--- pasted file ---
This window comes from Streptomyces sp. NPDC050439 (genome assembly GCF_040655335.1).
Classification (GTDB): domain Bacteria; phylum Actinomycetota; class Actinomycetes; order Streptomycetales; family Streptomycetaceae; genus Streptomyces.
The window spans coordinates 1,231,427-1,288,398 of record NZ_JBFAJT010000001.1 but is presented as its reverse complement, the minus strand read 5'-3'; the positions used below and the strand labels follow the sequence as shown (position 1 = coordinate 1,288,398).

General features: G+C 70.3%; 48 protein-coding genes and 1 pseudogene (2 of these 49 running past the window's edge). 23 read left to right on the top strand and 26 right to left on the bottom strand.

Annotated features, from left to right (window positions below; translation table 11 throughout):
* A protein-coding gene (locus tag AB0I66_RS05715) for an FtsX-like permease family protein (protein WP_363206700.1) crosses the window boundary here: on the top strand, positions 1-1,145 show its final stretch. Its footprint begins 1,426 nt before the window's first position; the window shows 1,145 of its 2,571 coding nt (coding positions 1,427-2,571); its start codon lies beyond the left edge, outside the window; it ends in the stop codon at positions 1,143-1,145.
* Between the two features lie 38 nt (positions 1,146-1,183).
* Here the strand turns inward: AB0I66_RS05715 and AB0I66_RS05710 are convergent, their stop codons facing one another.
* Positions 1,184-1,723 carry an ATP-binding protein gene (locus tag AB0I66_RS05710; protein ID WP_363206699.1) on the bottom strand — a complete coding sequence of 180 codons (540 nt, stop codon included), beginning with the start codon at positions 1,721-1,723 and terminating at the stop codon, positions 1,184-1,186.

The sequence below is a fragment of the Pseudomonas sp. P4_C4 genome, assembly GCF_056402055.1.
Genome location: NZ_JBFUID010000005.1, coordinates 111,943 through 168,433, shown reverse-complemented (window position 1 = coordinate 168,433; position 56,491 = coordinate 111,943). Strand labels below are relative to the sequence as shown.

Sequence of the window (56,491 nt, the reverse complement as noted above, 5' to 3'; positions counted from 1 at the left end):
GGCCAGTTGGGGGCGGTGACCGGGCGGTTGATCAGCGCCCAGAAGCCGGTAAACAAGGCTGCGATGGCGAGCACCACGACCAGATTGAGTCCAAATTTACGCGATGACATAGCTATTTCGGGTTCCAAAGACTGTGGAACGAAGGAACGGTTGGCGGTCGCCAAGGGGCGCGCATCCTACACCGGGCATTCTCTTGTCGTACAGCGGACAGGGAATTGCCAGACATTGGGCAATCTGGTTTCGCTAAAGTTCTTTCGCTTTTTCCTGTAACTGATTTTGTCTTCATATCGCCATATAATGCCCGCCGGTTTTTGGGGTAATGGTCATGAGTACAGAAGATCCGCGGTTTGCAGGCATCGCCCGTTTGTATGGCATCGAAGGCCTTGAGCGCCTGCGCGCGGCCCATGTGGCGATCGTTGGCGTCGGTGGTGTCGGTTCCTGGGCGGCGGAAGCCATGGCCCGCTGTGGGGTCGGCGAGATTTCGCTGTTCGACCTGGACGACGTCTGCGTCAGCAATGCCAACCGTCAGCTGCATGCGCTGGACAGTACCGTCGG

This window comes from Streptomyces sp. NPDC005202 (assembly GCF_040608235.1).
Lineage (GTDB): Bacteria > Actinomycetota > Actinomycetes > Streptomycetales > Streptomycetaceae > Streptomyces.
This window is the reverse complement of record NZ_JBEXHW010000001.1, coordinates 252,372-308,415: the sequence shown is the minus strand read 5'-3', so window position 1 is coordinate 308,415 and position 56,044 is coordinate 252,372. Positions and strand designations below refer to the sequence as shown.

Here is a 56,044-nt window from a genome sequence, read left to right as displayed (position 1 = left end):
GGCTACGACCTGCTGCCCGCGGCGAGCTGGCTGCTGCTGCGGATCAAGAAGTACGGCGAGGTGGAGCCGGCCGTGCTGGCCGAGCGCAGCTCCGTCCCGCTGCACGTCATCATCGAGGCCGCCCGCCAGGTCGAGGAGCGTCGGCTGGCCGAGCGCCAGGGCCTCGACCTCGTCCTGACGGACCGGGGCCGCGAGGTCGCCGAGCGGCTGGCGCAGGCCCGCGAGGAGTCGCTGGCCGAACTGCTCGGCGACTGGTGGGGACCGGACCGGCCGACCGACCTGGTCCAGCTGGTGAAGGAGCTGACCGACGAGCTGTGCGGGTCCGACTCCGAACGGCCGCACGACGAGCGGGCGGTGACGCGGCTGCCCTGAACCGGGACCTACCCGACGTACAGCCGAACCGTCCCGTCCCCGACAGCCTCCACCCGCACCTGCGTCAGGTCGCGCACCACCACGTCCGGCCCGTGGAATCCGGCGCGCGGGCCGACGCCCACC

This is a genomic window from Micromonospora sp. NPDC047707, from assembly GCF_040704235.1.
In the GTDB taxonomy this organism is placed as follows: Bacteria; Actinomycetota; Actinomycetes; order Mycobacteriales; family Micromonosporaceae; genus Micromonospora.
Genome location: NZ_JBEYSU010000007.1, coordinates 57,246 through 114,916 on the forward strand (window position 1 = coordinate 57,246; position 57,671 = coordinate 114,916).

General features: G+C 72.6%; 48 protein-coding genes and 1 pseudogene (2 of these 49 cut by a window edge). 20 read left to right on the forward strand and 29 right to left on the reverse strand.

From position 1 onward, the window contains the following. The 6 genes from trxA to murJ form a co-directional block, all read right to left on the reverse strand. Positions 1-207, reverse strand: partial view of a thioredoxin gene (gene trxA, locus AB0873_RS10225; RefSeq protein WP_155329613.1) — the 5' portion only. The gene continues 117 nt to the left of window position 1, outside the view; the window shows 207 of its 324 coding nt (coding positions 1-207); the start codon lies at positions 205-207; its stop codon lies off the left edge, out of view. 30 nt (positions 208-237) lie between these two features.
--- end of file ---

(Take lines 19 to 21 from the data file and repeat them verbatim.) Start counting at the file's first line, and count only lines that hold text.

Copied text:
This is a genomic window from Micromonospora sp. NPDC047707, from assembly GCF_040704235.1.
In the GTDB taxonomy this organism is placed as follows: Bacteria; Actinomycetota; Actinomycetes; order Mycobacteriales; family Micromonosporaceae; genus Micromonospora.
Genome location: NZ_JBEYSU010000007.1, coordinates 57,246 through 114,916 on the forward strand (window position 1 = coordinate 57,246; position 57,671 = coordinate 114,916).